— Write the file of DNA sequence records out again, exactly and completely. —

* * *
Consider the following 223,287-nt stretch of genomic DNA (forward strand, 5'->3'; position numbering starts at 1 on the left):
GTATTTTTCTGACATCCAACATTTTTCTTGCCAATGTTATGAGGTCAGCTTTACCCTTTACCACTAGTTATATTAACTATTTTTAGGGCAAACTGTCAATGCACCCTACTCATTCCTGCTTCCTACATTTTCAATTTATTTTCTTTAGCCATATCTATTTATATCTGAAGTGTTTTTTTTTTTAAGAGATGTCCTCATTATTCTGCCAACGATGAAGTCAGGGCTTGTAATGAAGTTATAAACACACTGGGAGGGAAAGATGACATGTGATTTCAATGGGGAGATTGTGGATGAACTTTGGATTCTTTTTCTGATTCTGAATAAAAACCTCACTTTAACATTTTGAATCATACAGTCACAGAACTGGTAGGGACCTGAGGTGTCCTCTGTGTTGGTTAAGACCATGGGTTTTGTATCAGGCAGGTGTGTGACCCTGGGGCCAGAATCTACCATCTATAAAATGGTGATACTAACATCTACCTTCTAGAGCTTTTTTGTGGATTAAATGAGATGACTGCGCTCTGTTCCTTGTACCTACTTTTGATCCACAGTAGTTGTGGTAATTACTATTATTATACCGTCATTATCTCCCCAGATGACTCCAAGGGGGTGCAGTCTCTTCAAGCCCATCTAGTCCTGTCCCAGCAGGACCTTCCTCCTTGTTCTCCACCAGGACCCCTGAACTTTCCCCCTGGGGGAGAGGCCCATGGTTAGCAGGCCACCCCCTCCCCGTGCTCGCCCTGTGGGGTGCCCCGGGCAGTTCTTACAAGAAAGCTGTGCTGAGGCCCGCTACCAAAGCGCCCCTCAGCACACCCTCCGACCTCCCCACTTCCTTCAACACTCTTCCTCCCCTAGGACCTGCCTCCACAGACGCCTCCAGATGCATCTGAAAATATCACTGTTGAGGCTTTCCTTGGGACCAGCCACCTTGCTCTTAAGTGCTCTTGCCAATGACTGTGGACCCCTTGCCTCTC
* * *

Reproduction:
Consider the following 223,287-nt stretch of genomic DNA (forward strand, 5'->3'; position numbering starts at 1 on the left):
GTATTTTTCTGACATCCAACATTTTTCTTGCCAATGTTATGAGGTCAGCTTTACCCTTTACCACTAGTTATATTAACTATTTTTAGGGCAAACTGTCAATGCACCCTACTCATTCCTGCTTCCTACATTTTCAATTTATTTTCTTTAGCCATATCTATTTATATCTGAAGTGTTTTTTTTTTTAAGAGATGTCCTCATTATTCTGCCAACGATGAAGTCAGGGCTTGTAATGAAGTTATAAACACACTGGGAGGGAAAGATGACATGTGATTTCAATGGGGAGATTGTGGATGAACTTTGGATTCTTTTTCTGATTCTGAATAAAAACCTCACTTTAACATTTTGAATCATACAGTCACAGAACTGGTAGGGACCTGAGGTGTCCTCTGTGTTGGTTAAGACCATGGGTTTTGTATCAGGCAGGTGTGTGACCCTGGGGCCAGAATCTACCATCTATAAAATGGTGATACTAACATCTACCTTCTAGAGCTTTTTTGTGGATTAAATGAGATGACTGCGCTCTGTTCCTTGTACCTACTTTTGATCCACAGTAGTTGTGGTAATTACTATTATTATACCGTCATTATCTCCCCAGATGACTCCAAGGGGGTGCAGTCTCTTCAAGCCCATCTAGTCCTGTCCCAGCAGGACCTTCCTCCTTGTTCTCCACCAGGACCCCTGAACTTTCCCCCTGGGGGAGAGGCCCATGGTTAGCAGGCCACCCCCTCCCCGTGCTCGCCCTGTGGGGTGCCCCGGGCAGTTCTTACAAGAAAGCTGTGCTGAGGCCCGCTACCAAAGCGCCCCTCAGCACACCCTCCGACCTCCCCACTTCCTTCAACACTCTTCCTCCCCTAGGACCTGCCTCCACAGACGCCTCCAGATGCATCTGAAAATATCACTGTTGAGGCTTTCCTTGGGACCAGCCACCTTGCTCTTAAGTGCTCTTGCCAATGACTGTGGACCCCTTGCCTCTC